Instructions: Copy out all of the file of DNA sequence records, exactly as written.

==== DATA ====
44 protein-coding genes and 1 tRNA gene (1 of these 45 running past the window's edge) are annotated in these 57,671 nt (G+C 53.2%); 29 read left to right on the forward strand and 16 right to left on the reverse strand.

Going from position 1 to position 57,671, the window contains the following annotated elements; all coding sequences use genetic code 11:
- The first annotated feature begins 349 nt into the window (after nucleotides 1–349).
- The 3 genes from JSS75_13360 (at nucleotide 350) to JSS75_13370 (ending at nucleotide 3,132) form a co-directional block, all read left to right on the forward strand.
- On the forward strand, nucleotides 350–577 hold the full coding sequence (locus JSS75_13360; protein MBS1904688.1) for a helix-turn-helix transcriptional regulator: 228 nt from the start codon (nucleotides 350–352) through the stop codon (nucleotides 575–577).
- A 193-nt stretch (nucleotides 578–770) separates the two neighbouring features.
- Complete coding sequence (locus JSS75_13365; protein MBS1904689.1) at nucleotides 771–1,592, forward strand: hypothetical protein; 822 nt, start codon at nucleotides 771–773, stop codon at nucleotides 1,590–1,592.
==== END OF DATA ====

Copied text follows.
44 protein-coding genes and 1 tRNA gene (1 of these 45 running past the window's edge) are annotated in these 57,671 nt (G+C 53.2%); 29 read left to right on the forward strand and 16 right to left on the reverse strand.

Going from position 1 to position 57,671, the window contains the following annotated elements; all coding sequences use genetic code 11:
- The first annotated feature begins 349 nt into the window (after nucleotides 1–349).
- The 3 genes from JSS75_13360 (at nucleotide 350) to JSS75_13370 (ending at nucleotide 3,132) form a co-directional block, all read left to right on the forward strand.
- On the forward strand, nucleotides 350–577 hold the full coding sequence (locus JSS75_13360; protein MBS1904688.1) for a helix-turn-helix transcriptional regulator: 228 nt from the start codon (nucleotides 350–352) through the stop codon (nucleotides 575–577).
- A 193-nt stretch (nucleotides 578–770) separates the two neighbouring features.
- Complete coding sequence (locus JSS75_13365; protein MBS1904689.1) at nucleotides 771–1,592, forward strand: hypothetical protein; 822 nt, start codon at nucleotides 771–773, stop codon at nucleotides 1,590–1,592.